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Statement by Primate welcoming Aboriginal co-commissioner

August 5, 2016

Statement by the head of the Anglican Church in Australia, Melbourne Archbishop Philip Freier:

Church welcomes Aboriginal co-commissioner

01 Aug 2016

The highest possible involvement of Aboriginal people is crucial in the newly announced Royal Commission into juvenile detention in the Northern Territory.

I commend the decision of former Northern Territory Supreme Court judge Brian Martin to stand down after reportedly fearing that some might see a potential conflict of interest, and welcome the inclusion of Aboriginal and Torres Strait Islander Social Justice Commissioner Mick Gooda as co-commissioner alongside former Queensland Supreme Court judge Margaret White.

I also commend the speed with which Prime Minister Malcolm Turnbull acted to call a royal commission hours after the Four Corners report highlighting the abuse of incarcerated Aboriginal minors was shown on television last week.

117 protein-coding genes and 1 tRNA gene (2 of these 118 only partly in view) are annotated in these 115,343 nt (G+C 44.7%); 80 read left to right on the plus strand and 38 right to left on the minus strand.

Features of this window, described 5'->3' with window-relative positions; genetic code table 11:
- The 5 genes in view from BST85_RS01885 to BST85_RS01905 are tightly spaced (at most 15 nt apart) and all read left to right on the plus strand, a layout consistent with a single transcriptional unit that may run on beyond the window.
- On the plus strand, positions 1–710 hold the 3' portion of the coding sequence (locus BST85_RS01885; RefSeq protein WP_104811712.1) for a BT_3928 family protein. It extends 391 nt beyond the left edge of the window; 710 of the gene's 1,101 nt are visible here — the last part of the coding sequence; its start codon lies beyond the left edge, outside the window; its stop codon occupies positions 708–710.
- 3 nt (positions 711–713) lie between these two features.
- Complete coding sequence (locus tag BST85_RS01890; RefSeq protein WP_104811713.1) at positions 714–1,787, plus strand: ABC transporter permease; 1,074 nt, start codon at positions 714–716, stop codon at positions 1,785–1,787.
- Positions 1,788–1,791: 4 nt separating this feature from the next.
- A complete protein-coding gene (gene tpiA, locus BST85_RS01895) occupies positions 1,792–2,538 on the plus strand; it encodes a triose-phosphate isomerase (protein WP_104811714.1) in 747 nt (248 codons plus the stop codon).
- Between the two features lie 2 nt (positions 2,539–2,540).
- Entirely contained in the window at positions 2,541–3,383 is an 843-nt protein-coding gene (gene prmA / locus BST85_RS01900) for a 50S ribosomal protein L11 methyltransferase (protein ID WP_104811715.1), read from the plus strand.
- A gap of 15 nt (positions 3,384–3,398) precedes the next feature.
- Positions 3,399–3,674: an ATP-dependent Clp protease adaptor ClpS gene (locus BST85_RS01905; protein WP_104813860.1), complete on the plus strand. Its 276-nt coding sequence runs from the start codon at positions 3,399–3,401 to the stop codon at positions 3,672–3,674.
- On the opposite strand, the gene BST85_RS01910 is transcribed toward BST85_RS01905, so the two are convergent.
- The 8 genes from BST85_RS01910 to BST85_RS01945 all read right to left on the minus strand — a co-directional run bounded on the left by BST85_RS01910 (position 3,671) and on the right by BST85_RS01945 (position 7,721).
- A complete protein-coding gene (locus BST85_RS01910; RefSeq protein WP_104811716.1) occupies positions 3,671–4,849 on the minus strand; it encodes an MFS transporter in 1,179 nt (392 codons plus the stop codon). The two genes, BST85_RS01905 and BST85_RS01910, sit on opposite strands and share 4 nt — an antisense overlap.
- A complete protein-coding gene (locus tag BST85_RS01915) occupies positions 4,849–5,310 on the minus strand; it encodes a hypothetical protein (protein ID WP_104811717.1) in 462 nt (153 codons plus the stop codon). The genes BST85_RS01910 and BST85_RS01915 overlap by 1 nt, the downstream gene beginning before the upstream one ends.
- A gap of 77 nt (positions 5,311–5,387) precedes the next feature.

Having just visited a remote Arnhem Land community in my role as Primate of the Anglican Church of Australia, I was made aware again of the high incarceration rate among Indigenous youth.

In the Northern Territory, 97% of youth held in detention are Indigenous, despite Aboriginal and Torres Strait islander people comprising only 17% of the total NT population. This figure continues to rise and is deplorable. Indeed, research from the Australian Institute of Health and Welfare reveals that children who are placed in detention are three times more likely to return to detention within twelve months of being released.

Aboriginal Anglicans have told me how important it is for crime prevention and rehabilitation programs to be developed in consultation with Aboriginal people, and also urge the end of mandatory sentencing in the Territory.